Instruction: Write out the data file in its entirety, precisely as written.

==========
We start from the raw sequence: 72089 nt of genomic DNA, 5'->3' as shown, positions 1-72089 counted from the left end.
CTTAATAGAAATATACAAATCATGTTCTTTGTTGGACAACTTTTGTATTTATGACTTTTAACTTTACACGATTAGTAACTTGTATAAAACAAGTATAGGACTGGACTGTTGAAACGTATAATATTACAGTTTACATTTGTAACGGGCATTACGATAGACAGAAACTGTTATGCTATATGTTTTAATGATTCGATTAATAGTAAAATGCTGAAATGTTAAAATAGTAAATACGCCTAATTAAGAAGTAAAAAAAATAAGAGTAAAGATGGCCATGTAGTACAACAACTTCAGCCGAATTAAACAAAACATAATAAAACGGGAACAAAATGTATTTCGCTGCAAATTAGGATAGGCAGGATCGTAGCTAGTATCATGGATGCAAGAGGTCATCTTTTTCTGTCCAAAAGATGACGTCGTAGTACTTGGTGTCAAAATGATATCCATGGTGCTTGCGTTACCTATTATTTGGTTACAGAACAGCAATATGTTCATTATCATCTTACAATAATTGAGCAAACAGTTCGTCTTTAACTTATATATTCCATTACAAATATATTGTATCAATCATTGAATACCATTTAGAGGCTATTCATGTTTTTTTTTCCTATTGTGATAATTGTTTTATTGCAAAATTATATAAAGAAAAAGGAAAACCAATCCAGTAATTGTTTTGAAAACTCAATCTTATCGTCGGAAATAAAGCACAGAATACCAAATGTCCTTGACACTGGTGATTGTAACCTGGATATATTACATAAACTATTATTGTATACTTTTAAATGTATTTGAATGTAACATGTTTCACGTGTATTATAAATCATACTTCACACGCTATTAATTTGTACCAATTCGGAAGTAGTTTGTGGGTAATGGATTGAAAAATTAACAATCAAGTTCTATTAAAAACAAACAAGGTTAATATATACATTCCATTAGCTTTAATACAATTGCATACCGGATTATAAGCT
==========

We start from the raw sequence: 72089 nt of genomic DNA, 5'->3' as shown, positions 1-72089 counted from the left end.
CTTAATAGAAATATACAAATCATGTTCTTTGTTGGACAACTTTTGTATTTATGACTTTTAACTTTACACGATTAGTAACTTGTATAAAACAAGTATAGGACTGGACTGTTGAAACGTATAATATTACAGTTTACATTTGTAACGGGCATTACGATAGACAGAAACTGTTATGCTATATGTTTTAATGATTCGATTAATAGTAAAATGCTGAAATGTTAAAATAGTAAATACGCCTAATTAAGAAGTAAAAAAAATAAGAGTAAAGATGGCCATGTAGTACAACAACTTCAGCCGAATTAAACAAAACATAATAAAACGGGAACAAAATGTATTTCGCTGCAAATTAGGATAGGCAGGATCGTAGCTAGTATCATGGATGCAAGAGGTCATCTTTTTCTGTCCAAAAGATGACGTCGTAGTACTTGGTGTCAAAATGATATCCATGGTGCTTGCGTTACCTATTATTTGGTTACAGAACAGCAATATGTTCATTATCATCTTACAATAATTGAGCAAACAGTTCGTCTTTAACTTATATATTCCATTACAAATATATTGTATCAATCATTGAATACCATTTAGAGGCTATTCATGTTTTTTTTTCCTATTGTGATAATTGTTTTATTGCAAAATTATATAAAGAAAAAGGAAAACCAATCCAGTAATTGTTTTGAAAACTCAATCTTATCGTCGGAAATAAAGCACAGAATACCAAATGTCCTTGACACTGGTGATTGTAACCTGGATATATTACATAAACTATTATTGTATACTTTTAAATGTATTTGAATGTAACATGTTTCACGTGTATTATAAATCATACTTCACACGCTATTAATTTGTACCAATTCGGAAGTAGTTTGTGGGTAATGGATTGAAAAATTAACAATCAAGTTCTATTAAAAACAAACAAGGTTAATATATACATTCCATTAGCTTTAATACAATTGCATACCGGATTATAAGCT